Turkish gold for Iran’s natural gas – this is the end for Erdogan WikiCommons
Hurriyet Daily News columnist Mustafa Sonmez broke a story that should define the outcome of the Turkish crisis. If he’s accurate about the Erdogan government’s scheming, the crisis in Turkey is over. It is just a matter of time for the full scope of the fraud and corruption to come to public attention. There is no reason to doubt his story since much of it is public record.
Under Erdogan’s AKP government, Turkey has engaged in financial manipulation on a grand scale. The manipulation involves overstating national income and understating the nation’s current account deficit. The country could soon lose its current terms for access to the international financial system and credibility with those who regulate that system.
While the focus to date has been on charges of personal enrichment by Erdogan’s ministers and associates, the real problem for the current government is financial fraud in reporting its current account deficit and national income. These figures are the basis for access to international financing. Intentional, inaccurate reporting constitutes fraud that understates the risk to lenders and provides a more favorable interest rate for the borrower than is warranted. That bell cannot be un-rung. The reporting of the events in the Sonmez narrative are in the public domain. It is just a matter of time before the dots are connected and the scheme glimmers in the light of public awareness. Read More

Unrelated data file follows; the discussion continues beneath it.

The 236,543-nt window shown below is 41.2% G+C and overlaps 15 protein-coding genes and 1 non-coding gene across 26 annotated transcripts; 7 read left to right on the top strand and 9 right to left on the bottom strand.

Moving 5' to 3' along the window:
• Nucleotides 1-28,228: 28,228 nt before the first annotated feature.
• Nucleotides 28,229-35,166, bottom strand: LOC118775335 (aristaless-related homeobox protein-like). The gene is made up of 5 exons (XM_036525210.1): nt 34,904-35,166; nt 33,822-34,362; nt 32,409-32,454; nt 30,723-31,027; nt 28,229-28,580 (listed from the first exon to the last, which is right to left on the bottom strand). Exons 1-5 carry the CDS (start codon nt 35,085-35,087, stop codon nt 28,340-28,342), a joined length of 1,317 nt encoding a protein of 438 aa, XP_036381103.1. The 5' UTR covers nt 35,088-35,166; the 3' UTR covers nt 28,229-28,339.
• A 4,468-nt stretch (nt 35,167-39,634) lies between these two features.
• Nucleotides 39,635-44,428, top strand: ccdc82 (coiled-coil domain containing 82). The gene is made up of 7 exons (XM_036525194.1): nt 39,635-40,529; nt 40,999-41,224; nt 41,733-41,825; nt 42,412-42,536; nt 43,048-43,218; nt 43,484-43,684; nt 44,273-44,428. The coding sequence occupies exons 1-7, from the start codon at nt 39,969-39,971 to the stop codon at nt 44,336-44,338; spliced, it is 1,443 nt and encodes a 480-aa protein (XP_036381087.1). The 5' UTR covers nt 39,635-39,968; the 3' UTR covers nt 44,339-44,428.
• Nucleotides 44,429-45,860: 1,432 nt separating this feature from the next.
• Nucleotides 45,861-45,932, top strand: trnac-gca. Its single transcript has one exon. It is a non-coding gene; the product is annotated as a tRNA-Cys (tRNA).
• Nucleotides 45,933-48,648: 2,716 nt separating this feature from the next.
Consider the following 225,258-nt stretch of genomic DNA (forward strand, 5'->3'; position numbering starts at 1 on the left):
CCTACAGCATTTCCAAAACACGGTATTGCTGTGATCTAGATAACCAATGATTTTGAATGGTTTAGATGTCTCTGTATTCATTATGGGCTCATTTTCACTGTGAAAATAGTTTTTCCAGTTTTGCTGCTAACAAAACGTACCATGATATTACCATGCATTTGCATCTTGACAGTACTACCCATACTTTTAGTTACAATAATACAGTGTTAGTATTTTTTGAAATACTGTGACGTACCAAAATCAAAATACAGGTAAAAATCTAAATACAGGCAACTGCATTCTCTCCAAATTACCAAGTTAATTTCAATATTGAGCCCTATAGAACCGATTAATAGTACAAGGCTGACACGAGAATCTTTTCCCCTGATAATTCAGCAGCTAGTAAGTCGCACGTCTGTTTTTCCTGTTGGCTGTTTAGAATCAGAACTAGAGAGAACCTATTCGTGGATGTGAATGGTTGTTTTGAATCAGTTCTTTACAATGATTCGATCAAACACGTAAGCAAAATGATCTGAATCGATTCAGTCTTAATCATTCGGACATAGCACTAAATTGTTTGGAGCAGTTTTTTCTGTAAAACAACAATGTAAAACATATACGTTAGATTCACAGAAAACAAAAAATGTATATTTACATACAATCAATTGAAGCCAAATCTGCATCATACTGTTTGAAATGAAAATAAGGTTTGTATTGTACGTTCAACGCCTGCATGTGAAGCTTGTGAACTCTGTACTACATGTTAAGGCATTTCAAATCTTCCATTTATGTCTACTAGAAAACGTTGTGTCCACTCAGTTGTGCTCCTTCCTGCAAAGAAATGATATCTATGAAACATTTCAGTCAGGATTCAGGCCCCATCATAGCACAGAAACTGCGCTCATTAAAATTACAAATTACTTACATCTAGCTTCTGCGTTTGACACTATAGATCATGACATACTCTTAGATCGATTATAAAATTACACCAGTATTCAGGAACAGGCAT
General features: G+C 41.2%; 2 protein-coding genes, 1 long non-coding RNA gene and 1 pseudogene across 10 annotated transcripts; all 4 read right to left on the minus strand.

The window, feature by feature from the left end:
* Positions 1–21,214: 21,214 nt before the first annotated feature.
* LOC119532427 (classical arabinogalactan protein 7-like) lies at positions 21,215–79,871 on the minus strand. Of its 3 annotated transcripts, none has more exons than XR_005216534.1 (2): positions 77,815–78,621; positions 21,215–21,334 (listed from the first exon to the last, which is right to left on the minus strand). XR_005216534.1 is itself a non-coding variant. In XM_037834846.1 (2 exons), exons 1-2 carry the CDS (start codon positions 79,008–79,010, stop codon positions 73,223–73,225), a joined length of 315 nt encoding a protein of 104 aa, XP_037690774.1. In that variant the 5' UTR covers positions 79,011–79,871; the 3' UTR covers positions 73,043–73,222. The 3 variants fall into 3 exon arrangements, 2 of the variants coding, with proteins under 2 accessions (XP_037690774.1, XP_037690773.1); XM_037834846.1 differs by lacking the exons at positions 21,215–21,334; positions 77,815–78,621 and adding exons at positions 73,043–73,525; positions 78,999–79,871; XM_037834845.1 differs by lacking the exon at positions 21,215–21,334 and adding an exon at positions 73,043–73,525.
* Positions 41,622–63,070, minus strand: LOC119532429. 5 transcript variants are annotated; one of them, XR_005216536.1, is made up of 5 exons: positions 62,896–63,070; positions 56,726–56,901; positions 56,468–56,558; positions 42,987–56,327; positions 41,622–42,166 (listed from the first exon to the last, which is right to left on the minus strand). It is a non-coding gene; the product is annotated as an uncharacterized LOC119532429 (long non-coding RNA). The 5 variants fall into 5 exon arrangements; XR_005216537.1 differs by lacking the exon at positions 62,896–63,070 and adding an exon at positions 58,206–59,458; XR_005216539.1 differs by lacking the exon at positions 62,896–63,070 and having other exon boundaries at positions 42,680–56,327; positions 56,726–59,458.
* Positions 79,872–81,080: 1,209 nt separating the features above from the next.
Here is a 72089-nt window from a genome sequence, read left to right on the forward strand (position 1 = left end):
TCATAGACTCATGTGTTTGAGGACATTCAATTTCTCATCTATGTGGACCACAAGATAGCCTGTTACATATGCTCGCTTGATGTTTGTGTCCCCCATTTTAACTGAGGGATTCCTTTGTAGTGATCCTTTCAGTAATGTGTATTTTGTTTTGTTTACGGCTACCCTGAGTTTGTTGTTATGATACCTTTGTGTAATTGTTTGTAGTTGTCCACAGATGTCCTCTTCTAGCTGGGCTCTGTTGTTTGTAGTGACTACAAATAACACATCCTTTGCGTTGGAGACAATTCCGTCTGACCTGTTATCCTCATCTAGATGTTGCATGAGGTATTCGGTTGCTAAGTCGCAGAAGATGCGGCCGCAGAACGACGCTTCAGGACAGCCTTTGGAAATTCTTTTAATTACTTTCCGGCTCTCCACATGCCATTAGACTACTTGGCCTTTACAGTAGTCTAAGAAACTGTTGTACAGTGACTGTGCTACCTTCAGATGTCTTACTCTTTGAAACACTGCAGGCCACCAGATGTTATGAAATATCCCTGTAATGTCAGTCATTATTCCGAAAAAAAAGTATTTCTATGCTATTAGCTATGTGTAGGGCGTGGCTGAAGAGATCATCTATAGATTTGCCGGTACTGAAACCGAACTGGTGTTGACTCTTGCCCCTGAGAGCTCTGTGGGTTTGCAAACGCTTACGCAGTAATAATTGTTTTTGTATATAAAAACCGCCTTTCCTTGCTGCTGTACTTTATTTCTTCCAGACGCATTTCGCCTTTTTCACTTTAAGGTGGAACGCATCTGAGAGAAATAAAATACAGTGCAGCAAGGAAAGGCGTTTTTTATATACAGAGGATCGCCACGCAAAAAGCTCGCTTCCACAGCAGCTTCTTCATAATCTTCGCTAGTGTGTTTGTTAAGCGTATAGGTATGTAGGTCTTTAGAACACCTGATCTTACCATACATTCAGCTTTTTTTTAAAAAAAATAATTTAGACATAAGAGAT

I would judge the Supreme Council of Judges and Prosecutors if I had authority,: Turkish PM ANKARA – Hürriyet Daily News
Erdogan after the Supreme Council of Judges and Prosecutors (HSYK) overturned Erdogan’s change in police and judicial procedures to protect his position:
“From here, I am filing a criminal complaint [against the HSYK]. The HSYK has broken the law. They have violated article 138 of the Constitution by making a statement on [the change of the procedures of] law enforcement while a case on it was still continuing at the Administrative Court. Now I ask: who will judge the HSYK? Do you know who will do it? The people,” Erdoğan said during a conference in Sakarya on Dec. 27. “I would like to judge them, if I would have adequate authority.”
Prosecutor in second graft investigation says case ‘taken out of his hands’ ISTANBUL – Hurriyet Daily News
The head prosecutor in a new corruption case has said the investigation files have been “taken from his hands” after he gave instructions for the arrest of suspects, while blasting the judicial institution for obstructing the probe. Read More
Turkey’s Prime Minister Erdogan is resisting responsibility at all costs. After charges against 100 or more officials and supporters, the PM has fired police and prosecutors in Istanbul and Ankara, blamed foreigners, the U.S. in particular, for the scandal, and referenced it all as an attack on the state. Protests are erupting. Just to make sure security forces could deliver the maximum best down, municipality workers shut down cameras in the Taksim area. How long will Erdogan hold out? What will the outcome be? Are there “young Turks” in the military waiting in the wings? Someone said that Erdogan’s virulent response to the military coup in Egypt was due to projection – the PM feared he would fall in the same way. He’s certainly done everything he could to make sure that happened.
Police in Istanbul stage crackdown on protesters denouncing Turkish gov’t over graft scandal
Hurriyet Daily News, Istanbul
The police have staged a crackdown on protesters who took to the streets in Istanbul Dec. 27 to denounce the corruption and bribery allegations against the government over a graft probe that has shaken the country since last week. Read More